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Thought for the Day: Why the Presence of a Chosson Exempts Us from Tachanun

I work with a lot of very young programmers who are from India.  Most of them have never hear of Jews before, but because of their caste system, they are familiar with different groups have different religious obligations.  They also have a system for getting married that not so much different from ours: The family and/or friends recommend a possible match, the young people meet (usually in person, but sometimes over skype), and (if the couple is agreeable) they make a wedding.  So we understand each other.  In fact, I say a young man being congratulated, so I went and asked him if he was getting married.  He replied in the affirmative.  I congratulated him and asked (because of the look on his face): Are you more excited or nervous?  He was very nervous.  So I told him, "Good!  Your marriage has a good chance of being successful!"

It's a huge thing to get married.  Two Jews who are as opposite as opposite can be (one boy and one girl), who grew in different families, usually completely unaware of each other, are now going to move in together, often far from previous family and friends, share even the most intimate aspects of their lives together, and build a בית נאמן בישראל -- a steadfast Jewish home, the bedrock of our culture.  Huge, in fact, is too small of a word to express the magnitude of that undertaking.  Of course, therefore, the mitzvah to gladden a chosson and kallah is very important.  Moreover, it is a community mitzvah, because the building of a בית נאמן בישראל is also building and expanding the relationship of Klal Yisrael with HaKadosh Baruch Hu.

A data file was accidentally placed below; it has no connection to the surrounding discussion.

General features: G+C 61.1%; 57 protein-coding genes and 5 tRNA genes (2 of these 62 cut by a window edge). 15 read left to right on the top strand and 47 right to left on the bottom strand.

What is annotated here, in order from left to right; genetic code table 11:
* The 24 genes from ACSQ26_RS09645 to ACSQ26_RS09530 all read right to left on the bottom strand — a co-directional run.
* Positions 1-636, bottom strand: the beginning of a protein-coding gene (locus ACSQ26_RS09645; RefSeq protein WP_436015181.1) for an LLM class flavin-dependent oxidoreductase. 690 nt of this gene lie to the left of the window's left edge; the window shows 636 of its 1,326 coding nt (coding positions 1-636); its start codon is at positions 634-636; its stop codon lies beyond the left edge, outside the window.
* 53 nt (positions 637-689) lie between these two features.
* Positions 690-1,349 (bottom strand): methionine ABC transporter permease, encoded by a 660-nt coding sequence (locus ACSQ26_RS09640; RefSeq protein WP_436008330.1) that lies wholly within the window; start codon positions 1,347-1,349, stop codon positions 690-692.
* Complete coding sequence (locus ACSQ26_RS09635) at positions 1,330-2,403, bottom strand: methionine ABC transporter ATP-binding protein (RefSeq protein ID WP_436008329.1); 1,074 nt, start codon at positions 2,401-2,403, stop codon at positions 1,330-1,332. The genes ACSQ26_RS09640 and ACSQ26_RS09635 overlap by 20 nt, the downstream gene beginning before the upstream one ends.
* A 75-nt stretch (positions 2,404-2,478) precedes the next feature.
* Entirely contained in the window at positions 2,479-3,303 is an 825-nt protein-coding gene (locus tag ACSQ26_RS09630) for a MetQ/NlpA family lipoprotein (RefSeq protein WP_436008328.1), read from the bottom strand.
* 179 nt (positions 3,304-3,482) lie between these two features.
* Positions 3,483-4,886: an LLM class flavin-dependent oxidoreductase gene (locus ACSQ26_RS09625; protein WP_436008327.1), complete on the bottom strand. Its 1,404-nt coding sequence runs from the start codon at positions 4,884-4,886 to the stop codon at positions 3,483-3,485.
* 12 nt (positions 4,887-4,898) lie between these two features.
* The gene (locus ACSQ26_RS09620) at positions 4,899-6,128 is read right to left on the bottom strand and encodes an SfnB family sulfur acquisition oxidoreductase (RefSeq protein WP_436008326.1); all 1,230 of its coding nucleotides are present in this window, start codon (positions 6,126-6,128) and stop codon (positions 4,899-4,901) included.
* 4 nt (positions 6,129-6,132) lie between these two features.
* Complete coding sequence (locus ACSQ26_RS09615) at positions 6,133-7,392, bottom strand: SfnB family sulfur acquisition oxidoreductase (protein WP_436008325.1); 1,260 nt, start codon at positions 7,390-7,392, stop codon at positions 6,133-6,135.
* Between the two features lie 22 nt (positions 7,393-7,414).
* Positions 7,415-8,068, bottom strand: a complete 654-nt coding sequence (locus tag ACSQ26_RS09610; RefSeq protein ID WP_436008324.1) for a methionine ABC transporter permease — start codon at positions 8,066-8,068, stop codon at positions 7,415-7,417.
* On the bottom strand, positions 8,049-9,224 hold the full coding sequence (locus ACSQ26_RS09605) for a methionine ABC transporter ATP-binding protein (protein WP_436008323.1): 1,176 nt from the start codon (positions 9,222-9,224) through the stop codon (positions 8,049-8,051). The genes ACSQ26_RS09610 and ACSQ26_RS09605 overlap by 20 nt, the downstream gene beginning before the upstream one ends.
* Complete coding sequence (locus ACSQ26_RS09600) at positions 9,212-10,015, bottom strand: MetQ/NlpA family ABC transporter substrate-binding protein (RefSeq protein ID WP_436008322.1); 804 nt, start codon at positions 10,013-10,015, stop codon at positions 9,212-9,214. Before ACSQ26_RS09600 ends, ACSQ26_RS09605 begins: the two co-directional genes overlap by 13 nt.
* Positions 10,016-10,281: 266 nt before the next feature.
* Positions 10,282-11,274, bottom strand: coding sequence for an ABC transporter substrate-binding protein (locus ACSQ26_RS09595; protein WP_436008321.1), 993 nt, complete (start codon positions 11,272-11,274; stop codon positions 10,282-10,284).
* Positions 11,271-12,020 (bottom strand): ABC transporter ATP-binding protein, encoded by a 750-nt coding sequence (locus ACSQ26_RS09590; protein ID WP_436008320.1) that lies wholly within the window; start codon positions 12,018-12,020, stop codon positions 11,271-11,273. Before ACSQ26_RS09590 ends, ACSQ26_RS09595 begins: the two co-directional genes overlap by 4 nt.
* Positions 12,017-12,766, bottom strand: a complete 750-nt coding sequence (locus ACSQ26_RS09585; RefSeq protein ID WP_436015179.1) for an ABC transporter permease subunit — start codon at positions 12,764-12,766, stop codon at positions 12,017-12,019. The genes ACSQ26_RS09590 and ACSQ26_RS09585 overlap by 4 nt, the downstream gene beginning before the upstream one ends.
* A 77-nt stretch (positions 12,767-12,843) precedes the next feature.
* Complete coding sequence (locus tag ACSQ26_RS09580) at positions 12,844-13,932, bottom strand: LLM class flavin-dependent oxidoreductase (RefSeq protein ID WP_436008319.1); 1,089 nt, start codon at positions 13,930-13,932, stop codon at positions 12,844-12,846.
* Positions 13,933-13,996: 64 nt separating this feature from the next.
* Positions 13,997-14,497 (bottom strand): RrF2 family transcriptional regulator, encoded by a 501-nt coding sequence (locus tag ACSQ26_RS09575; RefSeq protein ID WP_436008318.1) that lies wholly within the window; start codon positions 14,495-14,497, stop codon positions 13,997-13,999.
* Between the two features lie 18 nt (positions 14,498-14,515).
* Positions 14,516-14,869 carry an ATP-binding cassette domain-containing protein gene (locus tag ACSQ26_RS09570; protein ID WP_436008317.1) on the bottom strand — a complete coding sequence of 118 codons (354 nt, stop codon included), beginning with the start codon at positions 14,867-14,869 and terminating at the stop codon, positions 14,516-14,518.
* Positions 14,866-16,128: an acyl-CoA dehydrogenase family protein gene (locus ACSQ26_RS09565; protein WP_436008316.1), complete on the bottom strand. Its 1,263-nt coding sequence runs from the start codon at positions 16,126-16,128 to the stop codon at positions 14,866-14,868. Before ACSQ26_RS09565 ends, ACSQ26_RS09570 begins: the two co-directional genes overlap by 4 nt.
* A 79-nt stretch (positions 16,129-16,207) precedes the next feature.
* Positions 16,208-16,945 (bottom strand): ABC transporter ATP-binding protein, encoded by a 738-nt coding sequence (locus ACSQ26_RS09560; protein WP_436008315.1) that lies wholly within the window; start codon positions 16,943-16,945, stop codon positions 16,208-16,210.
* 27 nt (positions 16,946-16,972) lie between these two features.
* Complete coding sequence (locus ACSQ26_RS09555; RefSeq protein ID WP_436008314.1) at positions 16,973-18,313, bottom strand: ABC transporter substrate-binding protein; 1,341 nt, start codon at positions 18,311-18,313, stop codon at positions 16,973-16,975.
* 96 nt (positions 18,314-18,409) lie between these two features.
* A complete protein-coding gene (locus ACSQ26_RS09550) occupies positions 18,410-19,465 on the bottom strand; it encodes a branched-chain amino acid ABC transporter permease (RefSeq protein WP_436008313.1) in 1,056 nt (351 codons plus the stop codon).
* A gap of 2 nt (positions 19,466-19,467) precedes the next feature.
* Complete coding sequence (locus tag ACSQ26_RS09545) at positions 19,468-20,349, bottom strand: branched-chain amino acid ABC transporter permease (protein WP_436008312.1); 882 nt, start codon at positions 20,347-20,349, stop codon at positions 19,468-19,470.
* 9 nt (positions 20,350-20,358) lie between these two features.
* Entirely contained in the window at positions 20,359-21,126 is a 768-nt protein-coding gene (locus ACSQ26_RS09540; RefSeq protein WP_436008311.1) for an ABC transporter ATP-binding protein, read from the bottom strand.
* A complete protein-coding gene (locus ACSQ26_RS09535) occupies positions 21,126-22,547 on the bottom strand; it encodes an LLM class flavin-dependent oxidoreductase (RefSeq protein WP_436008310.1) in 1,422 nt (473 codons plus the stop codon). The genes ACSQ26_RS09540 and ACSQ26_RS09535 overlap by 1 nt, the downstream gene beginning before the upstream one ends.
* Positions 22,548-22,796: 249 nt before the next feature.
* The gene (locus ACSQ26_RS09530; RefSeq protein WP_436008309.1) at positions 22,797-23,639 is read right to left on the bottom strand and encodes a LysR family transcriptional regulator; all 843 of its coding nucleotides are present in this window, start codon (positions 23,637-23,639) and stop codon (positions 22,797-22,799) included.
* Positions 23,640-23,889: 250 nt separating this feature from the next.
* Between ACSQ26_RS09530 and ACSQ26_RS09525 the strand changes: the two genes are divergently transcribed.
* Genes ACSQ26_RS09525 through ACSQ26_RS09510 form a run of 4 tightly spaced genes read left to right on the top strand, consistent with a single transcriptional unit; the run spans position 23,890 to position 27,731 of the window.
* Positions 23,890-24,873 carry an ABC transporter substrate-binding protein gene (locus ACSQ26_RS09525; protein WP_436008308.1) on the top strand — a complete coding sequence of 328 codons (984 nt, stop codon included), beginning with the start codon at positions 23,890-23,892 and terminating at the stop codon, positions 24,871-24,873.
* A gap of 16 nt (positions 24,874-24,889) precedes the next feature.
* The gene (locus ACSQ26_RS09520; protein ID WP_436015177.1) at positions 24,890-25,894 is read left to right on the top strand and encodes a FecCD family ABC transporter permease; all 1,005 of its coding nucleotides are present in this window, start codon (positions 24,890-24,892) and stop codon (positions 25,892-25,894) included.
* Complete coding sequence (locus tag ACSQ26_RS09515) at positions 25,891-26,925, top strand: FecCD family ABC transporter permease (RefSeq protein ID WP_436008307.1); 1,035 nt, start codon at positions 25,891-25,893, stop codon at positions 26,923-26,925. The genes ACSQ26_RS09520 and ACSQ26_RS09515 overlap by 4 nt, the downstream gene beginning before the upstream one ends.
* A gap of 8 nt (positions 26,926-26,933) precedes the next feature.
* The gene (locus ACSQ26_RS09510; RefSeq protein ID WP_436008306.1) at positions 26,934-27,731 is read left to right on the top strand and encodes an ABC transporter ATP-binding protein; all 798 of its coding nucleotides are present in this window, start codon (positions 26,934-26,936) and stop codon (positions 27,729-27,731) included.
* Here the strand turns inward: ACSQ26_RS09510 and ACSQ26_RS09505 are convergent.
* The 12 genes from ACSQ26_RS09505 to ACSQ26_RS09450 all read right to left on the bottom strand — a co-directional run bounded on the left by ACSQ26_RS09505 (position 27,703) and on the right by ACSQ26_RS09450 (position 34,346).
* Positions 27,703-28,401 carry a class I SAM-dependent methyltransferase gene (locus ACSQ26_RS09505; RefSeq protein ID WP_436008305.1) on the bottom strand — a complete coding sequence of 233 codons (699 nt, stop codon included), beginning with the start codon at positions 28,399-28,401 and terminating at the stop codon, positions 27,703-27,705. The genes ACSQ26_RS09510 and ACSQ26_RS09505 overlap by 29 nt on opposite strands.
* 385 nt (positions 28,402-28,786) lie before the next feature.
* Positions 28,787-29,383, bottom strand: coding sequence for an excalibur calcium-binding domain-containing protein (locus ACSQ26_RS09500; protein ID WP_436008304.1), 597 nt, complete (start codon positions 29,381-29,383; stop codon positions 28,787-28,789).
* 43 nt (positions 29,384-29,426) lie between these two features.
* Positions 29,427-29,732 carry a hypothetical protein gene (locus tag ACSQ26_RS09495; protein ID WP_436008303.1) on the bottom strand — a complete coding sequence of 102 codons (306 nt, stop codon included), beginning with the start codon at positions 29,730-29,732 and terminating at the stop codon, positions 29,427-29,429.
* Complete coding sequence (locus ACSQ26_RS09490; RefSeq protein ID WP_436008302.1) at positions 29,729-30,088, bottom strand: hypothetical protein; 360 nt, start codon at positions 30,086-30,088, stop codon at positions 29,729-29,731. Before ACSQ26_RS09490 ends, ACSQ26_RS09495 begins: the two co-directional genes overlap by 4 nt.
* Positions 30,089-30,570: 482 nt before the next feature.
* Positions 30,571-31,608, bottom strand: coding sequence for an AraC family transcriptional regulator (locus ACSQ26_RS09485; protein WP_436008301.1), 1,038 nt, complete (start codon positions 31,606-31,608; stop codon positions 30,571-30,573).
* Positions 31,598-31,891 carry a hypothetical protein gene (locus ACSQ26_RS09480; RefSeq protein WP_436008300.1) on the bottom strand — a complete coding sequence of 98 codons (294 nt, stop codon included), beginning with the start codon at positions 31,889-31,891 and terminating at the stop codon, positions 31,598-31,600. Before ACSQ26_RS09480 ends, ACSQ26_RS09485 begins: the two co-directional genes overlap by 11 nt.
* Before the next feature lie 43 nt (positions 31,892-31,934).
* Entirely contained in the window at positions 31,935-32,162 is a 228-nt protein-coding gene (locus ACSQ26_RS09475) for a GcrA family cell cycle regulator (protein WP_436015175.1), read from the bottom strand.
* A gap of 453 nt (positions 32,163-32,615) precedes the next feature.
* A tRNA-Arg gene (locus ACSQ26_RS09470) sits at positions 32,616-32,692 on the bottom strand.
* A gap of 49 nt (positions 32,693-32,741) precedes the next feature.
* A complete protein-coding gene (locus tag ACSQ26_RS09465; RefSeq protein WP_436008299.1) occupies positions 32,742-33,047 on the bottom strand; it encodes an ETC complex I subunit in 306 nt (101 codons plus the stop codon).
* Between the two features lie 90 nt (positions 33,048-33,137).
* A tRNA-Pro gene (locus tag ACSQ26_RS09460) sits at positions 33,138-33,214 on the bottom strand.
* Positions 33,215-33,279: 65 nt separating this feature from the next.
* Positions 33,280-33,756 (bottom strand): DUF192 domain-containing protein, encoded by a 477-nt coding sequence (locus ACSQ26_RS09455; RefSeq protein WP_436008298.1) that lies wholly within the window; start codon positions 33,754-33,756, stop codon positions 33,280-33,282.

Ok... but give up tachanun?  Tachanun is a very powerful prayer.  It is a time for us to admit our mistakes and work on building our individual relationship with HaShem.  Why should I give that up for the chosson?  Why not do both; I'll say my tachanun and then I'll give him a Mazal Tov.

Imagine a married couple with a basically good marriage, but has issues that need work.  (If you can't think of one then you are not married and you must not have parents.)  Of course the issues need to be discussed and resolution sought.  All kidding aside, that is a lifetime worth of work and is in many ways the point of marriage.  Still, when the couple goes out for a celebration -- an anniversary, birthday, or just night away from the kids -- that is not the time to discuss the issues.  The issues are there, but we need to take time to also remember that the relationship is strong and beautiful.  The issues are only worth working on because the marriage is so strong.  That night out is a time to refocus and infuse the marriage with vitality.  Staying away from negative conversation is not avoiding the issues, it's putting them in perspective.

When we are in the presence of a chosson, we aren't avoiding the mistakes we have made in our relationship with HaShem by skipping tachanun, we are putting them in perspective.  We are helping him to appreciate the beauty of his new relationship, and in doing so, we remind ourselves of the beauty of our ongoing relationship with the Creator of the world.


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